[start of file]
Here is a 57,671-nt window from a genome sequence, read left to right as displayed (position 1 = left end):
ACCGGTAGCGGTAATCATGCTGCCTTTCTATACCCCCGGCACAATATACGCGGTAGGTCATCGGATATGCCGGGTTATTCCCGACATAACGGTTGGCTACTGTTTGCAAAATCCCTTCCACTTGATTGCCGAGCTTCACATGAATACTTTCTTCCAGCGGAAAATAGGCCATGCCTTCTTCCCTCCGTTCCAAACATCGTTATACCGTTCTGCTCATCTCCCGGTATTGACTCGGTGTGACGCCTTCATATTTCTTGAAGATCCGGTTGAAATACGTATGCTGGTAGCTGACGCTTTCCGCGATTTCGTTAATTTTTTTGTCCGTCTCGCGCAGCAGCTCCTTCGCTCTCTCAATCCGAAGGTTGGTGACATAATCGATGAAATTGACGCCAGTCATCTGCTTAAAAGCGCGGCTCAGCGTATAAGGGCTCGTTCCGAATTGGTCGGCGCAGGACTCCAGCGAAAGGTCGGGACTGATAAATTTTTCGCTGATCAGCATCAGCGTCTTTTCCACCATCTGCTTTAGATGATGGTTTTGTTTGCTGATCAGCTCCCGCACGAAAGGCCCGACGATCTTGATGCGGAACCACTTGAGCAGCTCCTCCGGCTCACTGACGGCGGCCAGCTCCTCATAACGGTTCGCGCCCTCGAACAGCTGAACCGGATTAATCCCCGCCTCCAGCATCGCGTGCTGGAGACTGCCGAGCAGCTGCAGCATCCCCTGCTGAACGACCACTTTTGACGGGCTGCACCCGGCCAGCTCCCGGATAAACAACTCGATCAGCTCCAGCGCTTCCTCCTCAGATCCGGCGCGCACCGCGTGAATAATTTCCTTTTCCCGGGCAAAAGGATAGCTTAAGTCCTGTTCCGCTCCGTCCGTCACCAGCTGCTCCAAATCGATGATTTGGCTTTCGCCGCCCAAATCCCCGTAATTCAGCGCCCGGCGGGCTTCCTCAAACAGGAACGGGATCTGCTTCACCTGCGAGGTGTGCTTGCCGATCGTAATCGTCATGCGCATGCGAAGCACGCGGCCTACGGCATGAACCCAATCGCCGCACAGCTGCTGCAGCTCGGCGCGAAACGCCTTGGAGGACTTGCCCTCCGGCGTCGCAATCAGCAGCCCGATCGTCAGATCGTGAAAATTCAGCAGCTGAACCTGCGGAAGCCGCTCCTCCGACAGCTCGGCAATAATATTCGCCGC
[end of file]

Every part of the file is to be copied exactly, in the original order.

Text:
Here is a 57,671-nt window from a genome sequence, read left to right as displayed (position 1 = left end):
ACCGGTAGCGGTAATCATGCTGCCTTTCTATACCCCCGGCACAATATACGCGGTAGGTCATCGGATATGCCGGGTTATTCCCGACATAACGGTTGGCTACTGTTTGCAAAATCCCTTCCACTTGATTGCCGAGCTTCACATGAATACTTTCTTCCAGCGGAAAATAGGCCATGCCTTCTTCCCTCCGTTCCAAACATCGTTATACCGTTCTGCTCATCTCCCGGTATTGACTCGGTGTGACGCCTTCATATTTCTTGAAGATCCGGTTGAAATACGTATGCTGGTAGCTGACGCTTTCCGCGATTTCGTTAATTTTTTTGTCCGTCTCGCGCAGCAGCTCCTTCGCTCTCTCAATCCGAAGGTTGGTGACATAATCGATGAAATTGACGCCAGTCATCTGCTTAAAAGCGCGGCTCAGCGTATAAGGGCTCGTTCCGAATTGGTCGGCGCAGGACTCCAGCGAAAGGTCGGGACTGATAAATTTTTCGCTGATCAGCATCAGCGTCTTTTCCACCATCTGCTTTAGATGATGGTTTTGTTTGCTGATCAGCTCCCGCACGAAAGGCCCGACGATCTTGATGCGGAACCACTTGAGCAGCTCCTCCGGCTCACTGACGGCGGCCAGCTCCTCATAACGGTTCGCGCCCTCGAACAGCTGAACCGGATTAATCCCCGCCTCCAGCATCGCGTGCTGGAGACTGCCGAGCAGCTGCAGCATCCCCTGCTGAACGACCACTTTTGACGGGCTGCACCCGGCCAGCTCCCGGATAAACAACTCGATCAGCTCCAGCGCTTCCTCCTCAGATCCGGCGCGCACCGCGTGAATAATTTCCTTTTCCCGGGCAAAAGGATAGCTTAAGTCCTGTTCCGCTCCGTCCGTCACCAGCTGCTCCAAATCGATGATTTGGCTTTCGCCGCCCAAATCCCCGTAATTCAGCGCCCGGCGGGCTTCCTCAAACAGGAACGGGATCTGCTTCACCTGCGAGGTGTGCTTGCCGATCGTAATCGTCATGCGCATGCGAAGCACGCGGCCTACGGCATGAACCCAATCGCCGCACAGCTGCTGCAGCTCGGCGCGAAACGCCTTGGAGGACTTGCCCTCCGGCGTCGCAATCAGCAGCCCGATCGTCAGATCGTGAAAATTCAGCAGCTGAACCTGCGGAAGCCGCTCCTCCGACAGCTCGGCAATAATATTCGCCGC